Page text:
One particular Halloween night with spirits running high and flash lamps working overtime we believed we had seen the lady dressed in a long green garment enter an attic room that had no window; sadly when we entered she had disappeared into thin air like Lady Madrigora of Fry’s Chocolate Cream fame. In latter years the building and grounds were taken over by M/S Harrington and McNamara and used for storing dismantled dance marquees and as a fuel yard. Mr. Michael Harrington, still happily with us, was the last registered owner of the building before it was acquired by the State and it has since been transformed into one of the great heritage houses of Ireland with a history stretching back more than 200 years.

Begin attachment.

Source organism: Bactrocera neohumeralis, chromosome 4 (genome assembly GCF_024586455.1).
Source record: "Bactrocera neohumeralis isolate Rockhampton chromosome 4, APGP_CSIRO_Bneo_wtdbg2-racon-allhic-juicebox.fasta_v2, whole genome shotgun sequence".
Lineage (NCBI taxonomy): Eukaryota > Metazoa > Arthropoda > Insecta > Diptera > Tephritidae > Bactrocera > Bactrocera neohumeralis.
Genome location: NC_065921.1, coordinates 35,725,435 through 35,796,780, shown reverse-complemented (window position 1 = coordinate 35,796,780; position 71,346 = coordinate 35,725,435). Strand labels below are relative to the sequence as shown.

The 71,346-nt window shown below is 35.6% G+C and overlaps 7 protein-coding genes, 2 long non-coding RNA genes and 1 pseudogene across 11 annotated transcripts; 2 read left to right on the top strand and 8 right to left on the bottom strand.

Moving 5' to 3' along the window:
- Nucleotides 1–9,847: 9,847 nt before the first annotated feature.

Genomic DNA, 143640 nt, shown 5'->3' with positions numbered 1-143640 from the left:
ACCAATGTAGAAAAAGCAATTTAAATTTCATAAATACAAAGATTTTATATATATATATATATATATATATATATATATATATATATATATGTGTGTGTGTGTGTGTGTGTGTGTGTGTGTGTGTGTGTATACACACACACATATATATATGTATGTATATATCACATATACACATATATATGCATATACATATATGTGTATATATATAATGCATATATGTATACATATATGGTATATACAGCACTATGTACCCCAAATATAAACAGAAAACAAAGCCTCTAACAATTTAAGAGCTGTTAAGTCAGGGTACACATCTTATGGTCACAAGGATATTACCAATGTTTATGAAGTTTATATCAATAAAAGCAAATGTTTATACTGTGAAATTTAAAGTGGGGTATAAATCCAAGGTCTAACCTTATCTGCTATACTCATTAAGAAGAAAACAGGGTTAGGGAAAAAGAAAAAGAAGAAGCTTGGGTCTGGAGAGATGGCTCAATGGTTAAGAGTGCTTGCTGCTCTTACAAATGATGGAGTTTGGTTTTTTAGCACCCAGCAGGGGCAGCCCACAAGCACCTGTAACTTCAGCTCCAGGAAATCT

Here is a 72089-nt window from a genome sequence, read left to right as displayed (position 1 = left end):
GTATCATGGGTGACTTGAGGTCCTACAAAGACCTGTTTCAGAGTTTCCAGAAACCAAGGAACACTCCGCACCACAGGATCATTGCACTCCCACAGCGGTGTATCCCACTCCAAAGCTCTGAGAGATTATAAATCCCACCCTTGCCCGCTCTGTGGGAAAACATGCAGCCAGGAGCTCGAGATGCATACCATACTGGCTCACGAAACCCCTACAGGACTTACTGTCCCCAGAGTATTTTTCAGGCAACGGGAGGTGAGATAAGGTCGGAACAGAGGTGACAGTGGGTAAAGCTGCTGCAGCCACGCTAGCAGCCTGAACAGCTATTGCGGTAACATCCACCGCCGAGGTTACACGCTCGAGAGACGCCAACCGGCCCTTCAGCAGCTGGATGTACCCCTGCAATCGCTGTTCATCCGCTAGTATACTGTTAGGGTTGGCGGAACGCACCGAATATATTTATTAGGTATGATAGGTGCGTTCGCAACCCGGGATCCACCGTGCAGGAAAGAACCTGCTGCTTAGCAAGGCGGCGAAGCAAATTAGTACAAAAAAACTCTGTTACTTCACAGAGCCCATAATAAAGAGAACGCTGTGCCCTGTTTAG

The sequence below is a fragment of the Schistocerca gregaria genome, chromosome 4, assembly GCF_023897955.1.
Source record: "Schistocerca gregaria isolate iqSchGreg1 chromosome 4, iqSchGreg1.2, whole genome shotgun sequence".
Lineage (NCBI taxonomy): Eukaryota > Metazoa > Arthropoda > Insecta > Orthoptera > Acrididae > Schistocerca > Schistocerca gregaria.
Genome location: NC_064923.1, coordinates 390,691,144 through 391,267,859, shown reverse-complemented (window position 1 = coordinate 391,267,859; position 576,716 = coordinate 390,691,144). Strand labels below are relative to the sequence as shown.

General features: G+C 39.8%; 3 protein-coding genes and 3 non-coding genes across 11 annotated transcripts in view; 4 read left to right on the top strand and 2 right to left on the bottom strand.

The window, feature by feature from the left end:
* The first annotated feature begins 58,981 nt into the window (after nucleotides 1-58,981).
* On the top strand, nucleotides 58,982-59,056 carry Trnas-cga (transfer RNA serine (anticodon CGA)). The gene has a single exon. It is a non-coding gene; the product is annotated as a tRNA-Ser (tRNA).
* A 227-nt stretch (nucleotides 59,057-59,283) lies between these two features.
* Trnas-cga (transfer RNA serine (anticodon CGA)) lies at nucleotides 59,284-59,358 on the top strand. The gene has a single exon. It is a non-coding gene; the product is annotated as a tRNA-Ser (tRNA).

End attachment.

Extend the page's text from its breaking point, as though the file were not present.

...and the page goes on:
Our youthful journeys brought us to Paradise one might say.

Christy Wynne

1 comment:

  1. Christie, We went to Convent School together..leaving there for higher education in 1943.. classmates were, Hal Cawley, Clement Hardiman (RIP), Sean Colgan, Junior Murray,Michael Biesty, Donard McGee(RIP), Paddy Feeley, Colette Dodd there were others but their names elude me. I enjoy your prose and recollections.
    Keep well.. Donal